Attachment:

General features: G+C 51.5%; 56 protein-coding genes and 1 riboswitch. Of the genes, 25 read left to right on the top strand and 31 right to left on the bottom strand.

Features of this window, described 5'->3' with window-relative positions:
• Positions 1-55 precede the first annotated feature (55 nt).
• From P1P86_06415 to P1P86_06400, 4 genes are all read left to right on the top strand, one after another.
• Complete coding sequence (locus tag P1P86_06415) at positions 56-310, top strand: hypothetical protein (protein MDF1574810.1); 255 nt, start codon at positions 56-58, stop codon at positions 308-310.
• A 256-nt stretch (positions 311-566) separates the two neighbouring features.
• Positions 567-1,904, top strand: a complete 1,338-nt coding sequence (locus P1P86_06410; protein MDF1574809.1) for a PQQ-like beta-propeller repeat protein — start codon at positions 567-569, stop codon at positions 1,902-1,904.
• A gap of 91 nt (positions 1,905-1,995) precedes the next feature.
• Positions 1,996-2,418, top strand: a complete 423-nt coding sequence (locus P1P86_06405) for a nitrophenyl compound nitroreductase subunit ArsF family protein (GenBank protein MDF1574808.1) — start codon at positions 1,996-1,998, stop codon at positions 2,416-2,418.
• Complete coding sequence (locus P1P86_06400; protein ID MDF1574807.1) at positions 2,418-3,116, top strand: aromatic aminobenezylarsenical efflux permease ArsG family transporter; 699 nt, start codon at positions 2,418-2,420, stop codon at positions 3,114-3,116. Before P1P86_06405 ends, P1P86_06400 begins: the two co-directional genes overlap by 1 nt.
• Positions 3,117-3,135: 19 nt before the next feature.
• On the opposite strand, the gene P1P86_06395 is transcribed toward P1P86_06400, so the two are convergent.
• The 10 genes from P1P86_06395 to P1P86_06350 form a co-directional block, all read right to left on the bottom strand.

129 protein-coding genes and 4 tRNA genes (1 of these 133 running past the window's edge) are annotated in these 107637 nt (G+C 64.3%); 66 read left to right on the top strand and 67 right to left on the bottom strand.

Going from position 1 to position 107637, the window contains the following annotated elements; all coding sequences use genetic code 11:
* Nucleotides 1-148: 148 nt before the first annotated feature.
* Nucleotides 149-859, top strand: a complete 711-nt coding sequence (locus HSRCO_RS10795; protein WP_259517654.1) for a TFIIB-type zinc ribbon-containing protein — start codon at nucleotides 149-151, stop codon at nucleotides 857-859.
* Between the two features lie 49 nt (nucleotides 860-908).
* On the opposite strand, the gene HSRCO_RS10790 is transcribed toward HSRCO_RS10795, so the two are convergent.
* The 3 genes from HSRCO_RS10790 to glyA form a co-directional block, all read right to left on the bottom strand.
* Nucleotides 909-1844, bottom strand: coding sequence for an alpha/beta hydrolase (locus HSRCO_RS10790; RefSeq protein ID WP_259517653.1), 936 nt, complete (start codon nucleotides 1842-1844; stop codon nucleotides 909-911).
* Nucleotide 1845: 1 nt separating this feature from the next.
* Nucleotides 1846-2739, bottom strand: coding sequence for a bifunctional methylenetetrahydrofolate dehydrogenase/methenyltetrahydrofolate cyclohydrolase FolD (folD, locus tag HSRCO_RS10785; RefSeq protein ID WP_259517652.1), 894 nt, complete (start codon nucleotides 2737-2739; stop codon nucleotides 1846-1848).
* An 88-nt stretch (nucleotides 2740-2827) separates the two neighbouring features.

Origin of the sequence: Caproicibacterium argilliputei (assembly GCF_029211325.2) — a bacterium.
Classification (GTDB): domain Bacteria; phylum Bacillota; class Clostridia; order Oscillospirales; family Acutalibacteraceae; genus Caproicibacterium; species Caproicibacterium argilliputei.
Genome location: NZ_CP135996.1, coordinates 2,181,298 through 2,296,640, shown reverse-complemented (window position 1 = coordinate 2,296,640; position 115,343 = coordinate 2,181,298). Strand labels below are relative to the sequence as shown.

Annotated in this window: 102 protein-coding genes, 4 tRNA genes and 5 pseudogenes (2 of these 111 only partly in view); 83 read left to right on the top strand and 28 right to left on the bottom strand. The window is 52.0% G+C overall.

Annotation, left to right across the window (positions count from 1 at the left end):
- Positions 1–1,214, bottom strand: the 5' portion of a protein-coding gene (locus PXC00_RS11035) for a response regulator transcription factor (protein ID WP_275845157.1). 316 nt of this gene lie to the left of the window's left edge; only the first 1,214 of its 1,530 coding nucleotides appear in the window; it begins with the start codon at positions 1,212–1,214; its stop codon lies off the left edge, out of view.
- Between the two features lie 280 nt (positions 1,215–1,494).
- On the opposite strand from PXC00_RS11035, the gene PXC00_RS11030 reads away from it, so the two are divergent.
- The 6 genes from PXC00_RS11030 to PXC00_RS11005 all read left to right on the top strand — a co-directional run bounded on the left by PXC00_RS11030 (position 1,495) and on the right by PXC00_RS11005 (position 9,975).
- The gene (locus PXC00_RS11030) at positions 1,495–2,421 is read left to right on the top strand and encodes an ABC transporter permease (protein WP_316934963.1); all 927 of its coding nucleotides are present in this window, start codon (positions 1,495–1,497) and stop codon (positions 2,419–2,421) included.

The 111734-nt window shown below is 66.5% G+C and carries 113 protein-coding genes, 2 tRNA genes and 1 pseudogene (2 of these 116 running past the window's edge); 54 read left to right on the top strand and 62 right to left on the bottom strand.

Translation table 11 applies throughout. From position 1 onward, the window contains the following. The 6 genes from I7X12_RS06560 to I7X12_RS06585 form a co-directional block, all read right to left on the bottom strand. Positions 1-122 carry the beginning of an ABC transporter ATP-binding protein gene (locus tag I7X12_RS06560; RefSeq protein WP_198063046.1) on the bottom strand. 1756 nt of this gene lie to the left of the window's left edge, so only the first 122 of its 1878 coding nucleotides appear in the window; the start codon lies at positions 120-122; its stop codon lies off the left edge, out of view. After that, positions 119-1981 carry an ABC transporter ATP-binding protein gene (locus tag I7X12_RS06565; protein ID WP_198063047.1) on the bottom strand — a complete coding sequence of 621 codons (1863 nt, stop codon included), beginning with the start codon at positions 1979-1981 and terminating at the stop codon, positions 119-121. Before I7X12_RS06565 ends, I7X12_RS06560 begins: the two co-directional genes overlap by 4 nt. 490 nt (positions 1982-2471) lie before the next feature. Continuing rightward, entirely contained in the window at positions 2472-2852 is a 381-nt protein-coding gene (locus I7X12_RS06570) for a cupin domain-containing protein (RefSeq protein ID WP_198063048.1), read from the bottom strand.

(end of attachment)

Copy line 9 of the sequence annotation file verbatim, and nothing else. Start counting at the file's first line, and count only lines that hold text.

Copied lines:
• Positions 1,996-2,418, top strand: a complete 423-nt coding sequence (locus P1P86_06405) for a nitrophenyl compound nitroreductase subunit ArsF family protein (GenBank protein MDF1574808.1) — start codon at positions 1,996-1,998, stop codon at positions 2,416-2,418.